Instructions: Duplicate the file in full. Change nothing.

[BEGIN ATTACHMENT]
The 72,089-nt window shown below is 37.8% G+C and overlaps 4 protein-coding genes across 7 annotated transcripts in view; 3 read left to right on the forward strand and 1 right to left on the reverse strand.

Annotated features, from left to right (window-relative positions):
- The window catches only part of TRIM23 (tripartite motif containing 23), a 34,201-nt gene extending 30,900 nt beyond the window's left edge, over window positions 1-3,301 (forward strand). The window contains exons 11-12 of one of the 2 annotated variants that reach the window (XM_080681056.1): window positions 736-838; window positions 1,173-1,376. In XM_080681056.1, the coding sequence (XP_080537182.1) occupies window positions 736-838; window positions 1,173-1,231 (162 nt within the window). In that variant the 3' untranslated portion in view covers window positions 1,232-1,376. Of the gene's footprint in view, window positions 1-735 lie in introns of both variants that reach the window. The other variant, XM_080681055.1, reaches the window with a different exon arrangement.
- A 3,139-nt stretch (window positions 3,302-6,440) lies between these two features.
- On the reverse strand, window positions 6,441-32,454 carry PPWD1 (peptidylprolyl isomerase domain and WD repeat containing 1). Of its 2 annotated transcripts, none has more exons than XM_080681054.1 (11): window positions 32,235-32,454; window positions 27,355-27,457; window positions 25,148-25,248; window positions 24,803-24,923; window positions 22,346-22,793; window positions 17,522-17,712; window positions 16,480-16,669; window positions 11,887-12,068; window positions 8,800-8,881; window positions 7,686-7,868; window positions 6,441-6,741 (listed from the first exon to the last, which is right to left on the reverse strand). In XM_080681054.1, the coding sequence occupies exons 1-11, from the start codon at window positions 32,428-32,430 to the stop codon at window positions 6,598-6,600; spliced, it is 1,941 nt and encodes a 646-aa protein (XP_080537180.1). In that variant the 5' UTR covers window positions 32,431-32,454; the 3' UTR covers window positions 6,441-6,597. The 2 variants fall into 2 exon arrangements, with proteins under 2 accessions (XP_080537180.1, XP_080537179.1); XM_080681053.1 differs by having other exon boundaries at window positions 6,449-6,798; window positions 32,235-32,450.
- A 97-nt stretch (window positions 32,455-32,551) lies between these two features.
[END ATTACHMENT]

The 72,089-nt window shown below is 37.8% G+C and overlaps 4 protein-coding genes across 7 annotated transcripts in view; 3 read left to right on the forward strand and 1 right to left on the reverse strand.

Annotated features, from left to right (window-relative positions):
- The window catches only part of TRIM23 (tripartite motif containing 23), a 34,201-nt gene extending 30,900 nt beyond the window's left edge, over window positions 1-3,301 (forward strand). The window contains exons 11-12 of one of the 2 annotated variants that reach the window (XM_080681056.1): window positions 736-838; window positions 1,173-1,376. In XM_080681056.1, the coding sequence (XP_080537182.1) occupies window positions 736-838; window positions 1,173-1,231 (162 nt within the window). In that variant the 3' untranslated portion in view covers window positions 1,232-1,376. Of the gene's footprint in view, window positions 1-735 lie in introns of both variants that reach the window. The other variant, XM_080681055.1, reaches the window with a different exon arrangement.
- A 3,139-nt stretch (window positions 3,302-6,440) lies between these two features.
- On the reverse strand, window positions 6,441-32,454 carry PPWD1 (peptidylprolyl isomerase domain and WD repeat containing 1). Of its 2 annotated transcripts, none has more exons than XM_080681054.1 (11): window positions 32,235-32,454; window positions 27,355-27,457; window positions 25,148-25,248; window positions 24,803-24,923; window positions 22,346-22,793; window positions 17,522-17,712; window positions 16,480-16,669; window positions 11,887-12,068; window positions 8,800-8,881; window positions 7,686-7,868; window positions 6,441-6,741 (listed from the first exon to the last, which is right to left on the reverse strand). In XM_080681054.1, the coding sequence occupies exons 1-11, from the start codon at window positions 32,428-32,430 to the stop codon at window positions 6,598-6,600; spliced, it is 1,941 nt and encodes a 646-aa protein (XP_080537180.1). In that variant the 5' UTR covers window positions 32,431-32,454; the 3' UTR covers window positions 6,441-6,597. The 2 variants fall into 2 exon arrangements, with proteins under 2 accessions (XP_080537180.1, XP_080537179.1); XM_080681053.1 differs by having other exon boundaries at window positions 6,449-6,798; window positions 32,235-32,450.
- A 97-nt stretch (window positions 32,455-32,551) lies between these two features.